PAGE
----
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TransForce sees early signs that lower loonie helping Canadian manufacturing

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MONTREAL - The Canadian dollar's decline is showing early signs of helping the country's manufacturing sector, says the head of the TransForce trucking and delivery company.

The loonie has been worth less than the U.S. dollar for about a year and recently has been hovering around 90 cents US, providing some help for Canadian exports and for TransForce (TSX:TFI).

"Maybe it's going to be short-term but we're starting to see a little bit more activity in our truckload sector right now," CEO Alain Bedard said Thursday during a TransForce conference call.

The Montreal-area company which has operations throughout Canada and in the United States, reported a big drop in fourth-quarter profits on Wednesday after markets.

TransForce cited harsh winter weather, the closure of its oil rig moving business in Western Canada and severance costs as profit fell to $12.3 million in the fourth quarter, from $36.1 million a year earlier.

Earnings per share decreased to 13 cents from 37 cents even though revenues increased to $792.6 million from $778.4 million.

It said the 1.8 per cent increase in revenue in the quarter ended Dec. 31 was due to higher revenue in its package and courier segment as a result of its enhanced same-day delivery network in the United States.

Bedard said TransForce has seen the impact of Canada's dwindling manufacturing sector, including in Ontario's auto industry.

"Five years ago in Ontario we had lots of industrial customers...today we're down 50 to 60 per cent of what we were serving. Those guys are all shut down, closed, gone," Bedard told analysts.

The problem has been compounded by a weak Canadian economy, whose slow growth has been fuelled mainly by grain and commodities in Western Canada, he said.

The Canadian dollar's value has dropped partly because oil, gas and metals are priced in U.S. currency, which has risen due to economic recovery and the Federal Reserve's adjustments to its monetary policy.

Notwithstanding the currency change, Bedard said he doesn't foresee economic or market conditions changing significantly in early 2014, although the company expects to benefit from recent acquisitions and a drive for greater efficiency at its operations, including Vancouver.

Consequently, TransForce continues to shed jobs, close operations in small cities and trim expenses until economic conditions improve, he said.

TransForce has been auctioning off its Canadian rig moving equipment — used in the oil and gas industry — and the company took a $63-million impairment charge during the quarter.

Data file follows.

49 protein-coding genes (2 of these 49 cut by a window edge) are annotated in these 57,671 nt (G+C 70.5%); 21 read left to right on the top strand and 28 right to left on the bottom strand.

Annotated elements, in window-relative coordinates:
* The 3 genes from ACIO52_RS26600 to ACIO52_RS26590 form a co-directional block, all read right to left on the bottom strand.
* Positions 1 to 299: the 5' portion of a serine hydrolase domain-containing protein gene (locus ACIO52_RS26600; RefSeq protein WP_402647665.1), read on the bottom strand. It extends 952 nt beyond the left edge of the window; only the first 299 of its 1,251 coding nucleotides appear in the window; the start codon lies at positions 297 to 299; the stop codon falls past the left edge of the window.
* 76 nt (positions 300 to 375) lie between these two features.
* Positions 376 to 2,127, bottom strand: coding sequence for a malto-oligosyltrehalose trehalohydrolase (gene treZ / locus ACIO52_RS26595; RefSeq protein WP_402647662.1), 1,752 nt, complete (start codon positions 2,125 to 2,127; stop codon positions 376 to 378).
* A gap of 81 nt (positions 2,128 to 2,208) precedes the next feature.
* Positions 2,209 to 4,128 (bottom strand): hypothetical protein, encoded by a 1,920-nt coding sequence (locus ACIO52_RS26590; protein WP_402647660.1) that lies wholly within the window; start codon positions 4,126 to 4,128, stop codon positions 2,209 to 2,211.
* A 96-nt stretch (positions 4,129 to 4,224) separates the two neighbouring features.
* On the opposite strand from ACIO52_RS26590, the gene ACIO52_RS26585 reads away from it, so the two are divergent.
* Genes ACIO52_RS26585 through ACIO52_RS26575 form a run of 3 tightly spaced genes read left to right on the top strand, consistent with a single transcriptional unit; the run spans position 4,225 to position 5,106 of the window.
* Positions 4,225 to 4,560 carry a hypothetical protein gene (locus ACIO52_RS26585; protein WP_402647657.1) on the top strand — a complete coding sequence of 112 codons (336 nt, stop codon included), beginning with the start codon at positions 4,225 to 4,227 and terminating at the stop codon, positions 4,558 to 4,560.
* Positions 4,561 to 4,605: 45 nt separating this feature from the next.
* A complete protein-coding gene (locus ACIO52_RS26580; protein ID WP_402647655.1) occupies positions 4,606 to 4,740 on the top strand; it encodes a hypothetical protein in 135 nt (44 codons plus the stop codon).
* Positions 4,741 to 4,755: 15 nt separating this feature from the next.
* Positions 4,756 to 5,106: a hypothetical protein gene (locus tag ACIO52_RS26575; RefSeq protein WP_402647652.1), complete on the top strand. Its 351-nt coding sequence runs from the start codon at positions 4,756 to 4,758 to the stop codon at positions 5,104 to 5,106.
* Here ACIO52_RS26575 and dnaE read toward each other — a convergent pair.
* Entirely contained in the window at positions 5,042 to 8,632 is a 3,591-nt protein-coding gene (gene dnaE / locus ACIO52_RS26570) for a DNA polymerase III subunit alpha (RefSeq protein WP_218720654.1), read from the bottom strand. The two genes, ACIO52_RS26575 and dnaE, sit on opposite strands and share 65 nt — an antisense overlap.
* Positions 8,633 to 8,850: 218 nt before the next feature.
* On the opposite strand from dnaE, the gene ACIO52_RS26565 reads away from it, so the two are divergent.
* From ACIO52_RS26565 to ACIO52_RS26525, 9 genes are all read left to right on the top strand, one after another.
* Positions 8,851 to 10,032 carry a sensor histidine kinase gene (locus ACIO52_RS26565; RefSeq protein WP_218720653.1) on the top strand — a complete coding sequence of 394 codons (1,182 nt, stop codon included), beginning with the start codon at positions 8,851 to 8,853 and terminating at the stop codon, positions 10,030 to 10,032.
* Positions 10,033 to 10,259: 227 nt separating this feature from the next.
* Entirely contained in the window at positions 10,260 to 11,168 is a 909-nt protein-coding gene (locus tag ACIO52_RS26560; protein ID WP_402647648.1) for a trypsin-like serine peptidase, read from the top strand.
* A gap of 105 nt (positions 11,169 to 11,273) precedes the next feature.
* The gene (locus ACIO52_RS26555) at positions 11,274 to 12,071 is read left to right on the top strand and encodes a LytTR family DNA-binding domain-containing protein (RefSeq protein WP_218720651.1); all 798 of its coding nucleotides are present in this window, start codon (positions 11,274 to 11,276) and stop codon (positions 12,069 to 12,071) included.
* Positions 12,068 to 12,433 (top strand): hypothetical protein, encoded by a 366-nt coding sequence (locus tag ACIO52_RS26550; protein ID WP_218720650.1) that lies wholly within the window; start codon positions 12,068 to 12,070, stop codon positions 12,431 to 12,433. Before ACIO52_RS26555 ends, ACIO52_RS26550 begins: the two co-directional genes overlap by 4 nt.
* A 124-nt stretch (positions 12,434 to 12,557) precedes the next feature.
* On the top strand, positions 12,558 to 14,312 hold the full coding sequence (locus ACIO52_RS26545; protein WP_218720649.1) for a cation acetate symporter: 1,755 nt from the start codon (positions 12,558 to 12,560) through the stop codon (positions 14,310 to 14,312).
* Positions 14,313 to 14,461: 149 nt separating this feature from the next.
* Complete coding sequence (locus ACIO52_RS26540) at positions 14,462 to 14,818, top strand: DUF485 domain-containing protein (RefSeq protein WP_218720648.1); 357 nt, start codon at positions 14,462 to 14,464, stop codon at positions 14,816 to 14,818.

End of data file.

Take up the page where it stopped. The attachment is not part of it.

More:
It plans to reduce rig-moving operations in the U.S. this year and Bedard threatened to get out of this highly cyclical business entirely unless conditions improve.

"If things don't improve then we'll probably have to (look again) because we're in the business of making money, not losing any, and if we cannot support a profitable operation we're just going to walk away, sell the assets and do something else."

TransForce said its results in the fourth-quarter and in January were hurt by extreme weather that disrupted operations in Canada and the United States and even claimed the lives of three employees.

Operations especially in Canada's largest city were disrupted for several days in December after a major ice storm knocked knocked out electricity and clogged streets with broken branches and fallen wires.

"When it hits Toronto it's the worst for us because everything comes out of Toronto at 75 per cent to feed the network," Bedard said.

TransForce said its adjusted net income in the quarter was $21.5 million, or 23 cents per diluted share, compared with the year-earlier $37.8 million, or 39 cents per share.

The company was expected to earn 40 cents per share in adjusted earnings on $805.3 million of revenues, according to analysts polled by Thomson Reuters.

Maxim Sytchev of Dundee Securities added the weak results don't suggest there's anything "wrong with TransForce's business model" as its competitors also face challenges that have hurt their stock price.

"There is no reason to move TransForce's 2014 or 2015 numbers as the strategy of extracting synergies from existing assets, M&A, stock buybacks has not changed," he wrote in a report.

Sytchev added that the move to scale back the TransForce energy services division is welcome, given its deterioration.

On the Toronto Stock Exchange, TransForce's shares gained 37 cents or 1.61 per cent at $23.30 in Thursday morning trading.

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